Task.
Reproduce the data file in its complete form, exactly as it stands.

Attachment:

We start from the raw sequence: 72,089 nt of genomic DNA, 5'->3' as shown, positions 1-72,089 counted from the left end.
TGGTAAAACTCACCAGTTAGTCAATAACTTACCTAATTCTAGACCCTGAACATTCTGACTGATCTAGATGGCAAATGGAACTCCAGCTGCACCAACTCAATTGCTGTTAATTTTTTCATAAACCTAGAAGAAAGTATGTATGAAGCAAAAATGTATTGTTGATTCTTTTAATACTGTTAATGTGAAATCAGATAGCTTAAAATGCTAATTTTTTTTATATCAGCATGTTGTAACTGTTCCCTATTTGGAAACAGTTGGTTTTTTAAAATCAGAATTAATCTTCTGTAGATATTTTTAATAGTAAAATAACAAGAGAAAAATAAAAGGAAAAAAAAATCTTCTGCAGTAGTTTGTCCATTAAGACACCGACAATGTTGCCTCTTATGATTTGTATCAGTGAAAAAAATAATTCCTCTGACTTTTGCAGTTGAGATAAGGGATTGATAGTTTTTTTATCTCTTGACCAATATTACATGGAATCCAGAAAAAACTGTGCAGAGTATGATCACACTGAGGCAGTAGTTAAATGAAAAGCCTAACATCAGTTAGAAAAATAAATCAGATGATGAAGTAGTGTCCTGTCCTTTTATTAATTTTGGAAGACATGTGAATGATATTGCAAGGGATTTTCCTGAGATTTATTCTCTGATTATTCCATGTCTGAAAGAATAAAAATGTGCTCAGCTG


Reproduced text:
We start from the raw sequence: 72,089 nt of genomic DNA, 5'->3' as shown, positions 1-72,089 counted from the left end.
TGGTAAAACTCACCAGTTAGTCAATAACTTACCTAATTCTAGACCCTGAACATTCTGACTGATCTAGATGGCAAATGGAACTCCAGCTGCACCAACTCAATTGCTGTTAATTTTTTCATAAACCTAGAAGAAAGTATGTATGAAGCAAAAATGTATTGTTGATTCTTTTAATACTGTTAATGTGAAATCAGATAGCTTAAAATGCTAATTTTTTTTATATCAGCATGTTGTAACTGTTCCCTATTTGGAAACAGTTGGTTTTTTAAAATCAGAATTAATCTTCTGTAGATATTTTTAATAGTAAAATAACAAGAGAAAAATAAAAGGAAAAAAAAATCTTCTGCAGTAGTTTGTCCATTAAGACACCGACAATGTTGCCTCTTATGATTTGTATCAGTGAAAAAAATAATTCCTCTGACTTTTGCAGTTGAGATAAGGGATTGATAGTTTTTTTATCTCTTGACCAATATTACATGGAATCCAGAAAAAACTGTGCAGAGTATGATCACACTGAGGCAGTAGTTAAATGAAAAGCCTAACATCAGTTAGAAAAATAAATCAGATGATGAAGTAGTGTCCTGTCCTTTTATTAATTTTGGAAGACATGTGAATGATATTGCAAGGGATTTTCCTGAGATTTATTCTCTGATTATTCCATGTCTGAAAGAATAAAAATGTGCTCAGCTG